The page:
For someone who is manifestly terrified of all the offerings in the salad bar pasta salad universe — the tri-colore, mayo-drenched, provolone-loaded, pepperoni-laden, dotted with green peppers, raisins and more often than not sugar-sweetened (oh the horror!) — I surely have some nerve presenting you with a pasta salad recipe.
Truth is, I spend an incredible amount of time trying to come up with cold pasta preparations I’d find satisfying.
So far, I’ve been lucky just once, with my kale pasta salad. And though I love it and it loves me back (though I’m not exactly sure how a recipe shows its love) I felt it was not enough.
Which kind of brings me to this Spring Pasta Salad with Pesto and Peas adapted from the one and only Ina Garten (aka the Barefoot Contessa) — a name I never thought I would mention on this blog as a source. And not because I don’t respect her or her work, but because I tend to associate her (and Julia Child and Martha Stewart) with mom’s cooking, not mine.
I can’t resist her pasta salad though, I think it’s one of those recipes that I believe every cook should have in their repertoire.
It’s light, tasty, fresh, easy to make, and chock-full of good things for you.
Peas, spinach, pesto, this one literally has it all.
The original recipe uses mayonnaise — and though I don’t consider myself a mayophobe — I don’t think there’s any need for it. The pesto is more than enough to keep the pasta salad creamy and balanced.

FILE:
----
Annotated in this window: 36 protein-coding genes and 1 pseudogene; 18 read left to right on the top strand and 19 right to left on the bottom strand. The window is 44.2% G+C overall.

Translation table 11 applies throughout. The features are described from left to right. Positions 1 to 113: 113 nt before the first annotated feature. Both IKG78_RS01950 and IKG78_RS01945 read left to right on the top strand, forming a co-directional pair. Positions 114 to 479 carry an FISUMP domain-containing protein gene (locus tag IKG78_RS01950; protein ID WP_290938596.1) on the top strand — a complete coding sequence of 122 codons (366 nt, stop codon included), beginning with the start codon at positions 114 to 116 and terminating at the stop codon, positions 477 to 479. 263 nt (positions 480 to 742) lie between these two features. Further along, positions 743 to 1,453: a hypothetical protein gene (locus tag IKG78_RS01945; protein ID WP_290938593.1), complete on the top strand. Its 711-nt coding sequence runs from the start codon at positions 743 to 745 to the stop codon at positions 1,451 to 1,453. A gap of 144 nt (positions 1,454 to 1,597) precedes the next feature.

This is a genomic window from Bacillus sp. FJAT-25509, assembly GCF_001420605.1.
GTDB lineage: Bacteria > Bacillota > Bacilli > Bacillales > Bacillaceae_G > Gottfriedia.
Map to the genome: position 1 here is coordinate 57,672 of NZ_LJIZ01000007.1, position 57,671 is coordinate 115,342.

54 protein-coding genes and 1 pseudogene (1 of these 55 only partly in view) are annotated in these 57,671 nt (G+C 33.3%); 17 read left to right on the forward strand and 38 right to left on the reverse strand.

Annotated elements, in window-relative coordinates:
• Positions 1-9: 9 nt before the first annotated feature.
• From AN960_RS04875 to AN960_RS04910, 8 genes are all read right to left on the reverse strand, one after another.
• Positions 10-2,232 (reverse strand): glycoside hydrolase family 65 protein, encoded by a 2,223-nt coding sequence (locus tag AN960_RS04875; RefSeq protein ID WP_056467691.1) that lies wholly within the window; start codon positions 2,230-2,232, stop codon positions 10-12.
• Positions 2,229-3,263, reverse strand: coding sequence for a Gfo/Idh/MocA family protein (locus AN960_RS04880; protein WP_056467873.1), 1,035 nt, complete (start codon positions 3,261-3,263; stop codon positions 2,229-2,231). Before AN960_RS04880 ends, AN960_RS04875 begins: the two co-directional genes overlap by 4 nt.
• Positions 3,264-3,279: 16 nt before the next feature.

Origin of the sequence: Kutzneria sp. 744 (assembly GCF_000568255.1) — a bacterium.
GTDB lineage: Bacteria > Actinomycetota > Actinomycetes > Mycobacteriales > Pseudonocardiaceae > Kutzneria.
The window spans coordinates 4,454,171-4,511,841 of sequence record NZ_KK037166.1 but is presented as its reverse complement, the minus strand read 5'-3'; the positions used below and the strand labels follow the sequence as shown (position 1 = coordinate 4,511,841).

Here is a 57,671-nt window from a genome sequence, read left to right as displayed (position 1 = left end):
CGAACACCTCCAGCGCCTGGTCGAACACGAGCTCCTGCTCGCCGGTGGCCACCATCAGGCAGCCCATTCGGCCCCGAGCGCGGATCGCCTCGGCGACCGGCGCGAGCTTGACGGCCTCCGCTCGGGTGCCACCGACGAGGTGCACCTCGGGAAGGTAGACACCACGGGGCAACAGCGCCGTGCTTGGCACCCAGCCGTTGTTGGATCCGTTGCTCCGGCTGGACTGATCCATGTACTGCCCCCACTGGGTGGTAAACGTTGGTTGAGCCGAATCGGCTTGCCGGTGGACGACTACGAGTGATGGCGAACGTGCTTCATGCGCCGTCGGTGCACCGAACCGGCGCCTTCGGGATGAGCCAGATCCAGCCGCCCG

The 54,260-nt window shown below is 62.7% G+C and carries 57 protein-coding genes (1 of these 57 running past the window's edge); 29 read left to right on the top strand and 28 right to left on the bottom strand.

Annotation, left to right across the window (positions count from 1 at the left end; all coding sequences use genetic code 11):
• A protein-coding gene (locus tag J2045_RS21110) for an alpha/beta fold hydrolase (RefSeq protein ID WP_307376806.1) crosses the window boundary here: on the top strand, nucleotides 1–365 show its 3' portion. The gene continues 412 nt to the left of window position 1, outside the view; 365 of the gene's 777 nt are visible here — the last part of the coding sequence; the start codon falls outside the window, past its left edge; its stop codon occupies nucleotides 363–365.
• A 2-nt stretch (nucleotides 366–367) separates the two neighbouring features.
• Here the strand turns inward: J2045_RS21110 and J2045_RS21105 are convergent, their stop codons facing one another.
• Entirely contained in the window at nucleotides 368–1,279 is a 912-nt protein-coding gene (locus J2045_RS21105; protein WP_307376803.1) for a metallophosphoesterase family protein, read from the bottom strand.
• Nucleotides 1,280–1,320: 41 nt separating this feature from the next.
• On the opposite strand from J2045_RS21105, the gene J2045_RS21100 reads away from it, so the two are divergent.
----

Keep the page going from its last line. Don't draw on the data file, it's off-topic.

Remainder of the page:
What I also like about this recipe is that it keeps well and travels well so you can make a big batch of it and be set for the rest of the week's lunches (or dinners).
This Spring Pasta Salad with Pesto and Peas is everything those pasta salads of my nightmares are not — fresh and bright, balanced and light — and arguably the only pasta you’d want to eat on all of the spring and summer days ahead. Trust.
Spring Pasta Salad with Pesto and Peas Print this recipe!
Adapted from Barefoot Contessa
As with most pasta salads, the ingredients here are flexible and you can definitely add other springtime veggies to it such as asparagus, green beans or artichokes.
Just promise that you’ll cook the pasta al dente (at least 1 minute before full doneness.) I like mine with quite a bite so it h up beautifully even after soaked up in the dressing for a couple hours or days.
1 lb / 453 gr rotini pasta (I used gluten-free pasta)
2 tablespoons olive oil
¾ cup pesto (use my recipe to make your own pesto)
5 oz / 140 grams fresh spinach, washed and roughly chopped
1 tablespoon lemon juice
2 cups frozen peas, cooked according to package directions (if you can find fresh peas, use those by all means!)
4 tablespoons grated Parmesan cheese
Cook pasta in a large pot of boiling salted water according to package directions. Drain, and run under cold water to stop the cooking process. Drain again.
Transfer to a large bowl and toss with 1 tablespoon of olive oil.
Combine pesto, spinach, and lemon juice in the bowl of a food processor. Pulse until smooth and creamy. If it looks too dry or thick, thin in out with more water.
Add pesto, cooked peas, Parmesan cheese, and remaining tablespoon of olive oil to the pasta and toss to combine.
Take a taste and adjust seasoning as needed. If it looks dry add more olive oil.
Serve at room temperature if possible.
Pasta salad can be kept for 3 days in an airtight container.
One serving yields 435 calories, 16 grams of fat, 61 grams of carbs, and 15 grams of protein.